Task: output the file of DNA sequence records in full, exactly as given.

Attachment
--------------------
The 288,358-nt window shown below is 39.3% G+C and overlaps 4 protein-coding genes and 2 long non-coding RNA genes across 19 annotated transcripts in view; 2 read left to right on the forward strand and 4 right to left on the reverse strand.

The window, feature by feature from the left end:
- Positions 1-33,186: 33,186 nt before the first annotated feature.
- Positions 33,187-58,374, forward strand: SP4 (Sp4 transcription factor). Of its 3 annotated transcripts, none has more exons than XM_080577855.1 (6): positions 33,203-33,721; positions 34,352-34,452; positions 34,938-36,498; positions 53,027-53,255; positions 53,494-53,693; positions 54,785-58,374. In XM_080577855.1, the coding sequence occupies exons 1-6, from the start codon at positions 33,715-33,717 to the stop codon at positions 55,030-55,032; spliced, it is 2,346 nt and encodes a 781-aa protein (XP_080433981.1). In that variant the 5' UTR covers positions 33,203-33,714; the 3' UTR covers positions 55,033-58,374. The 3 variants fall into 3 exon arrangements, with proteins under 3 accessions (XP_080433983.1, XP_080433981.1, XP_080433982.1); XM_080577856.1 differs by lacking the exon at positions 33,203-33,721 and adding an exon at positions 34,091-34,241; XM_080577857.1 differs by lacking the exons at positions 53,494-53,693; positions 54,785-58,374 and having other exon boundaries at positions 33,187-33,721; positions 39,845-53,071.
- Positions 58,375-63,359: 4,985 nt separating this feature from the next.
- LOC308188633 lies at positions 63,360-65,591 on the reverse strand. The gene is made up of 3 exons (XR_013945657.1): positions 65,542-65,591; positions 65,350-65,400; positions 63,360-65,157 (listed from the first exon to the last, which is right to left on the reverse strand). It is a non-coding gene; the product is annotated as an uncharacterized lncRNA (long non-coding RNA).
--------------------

The 288,358-nt window shown below is 39.3% G+C and overlaps 4 protein-coding genes and 2 long non-coding RNA genes across 19 annotated transcripts in view; 2 read left to right on the forward strand and 4 right to left on the reverse strand.

The window, feature by feature from the left end:
- Positions 1-33,186: 33,186 nt before the first annotated feature.
- Positions 33,187-58,374, forward strand: SP4 (Sp4 transcription factor). Of its 3 annotated transcripts, none has more exons than XM_080577855.1 (6): positions 33,203-33,721; positions 34,352-34,452; positions 34,938-36,498; positions 53,027-53,255; positions 53,494-53,693; positions 54,785-58,374. In XM_080577855.1, the coding sequence occupies exons 1-6, from the start codon at positions 33,715-33,717 to the stop codon at positions 55,030-55,032; spliced, it is 2,346 nt and encodes a 781-aa protein (XP_080433981.1). In that variant the 5' UTR covers positions 33,203-33,714; the 3' UTR covers positions 55,033-58,374. The 3 variants fall into 3 exon arrangements, with proteins under 3 accessions (XP_080433983.1, XP_080433981.1, XP_080433982.1); XM_080577856.1 differs by lacking the exon at positions 33,203-33,721 and adding an exon at positions 34,091-34,241; XM_080577857.1 differs by lacking the exons at positions 53,494-53,693; positions 54,785-58,374 and having other exon boundaries at positions 33,187-33,721; positions 39,845-53,071.
- Positions 58,375-63,359: 4,985 nt separating this feature from the next.
- LOC308188633 lies at positions 63,360-65,591 on the reverse strand. The gene is made up of 3 exons (XR_013945657.1): positions 65,542-65,591; positions 65,350-65,400; positions 63,360-65,157 (listed from the first exon to the last, which is right to left on the reverse strand). It is a non-coding gene; the product is annotated as an uncharacterized lncRNA (long non-coding RNA).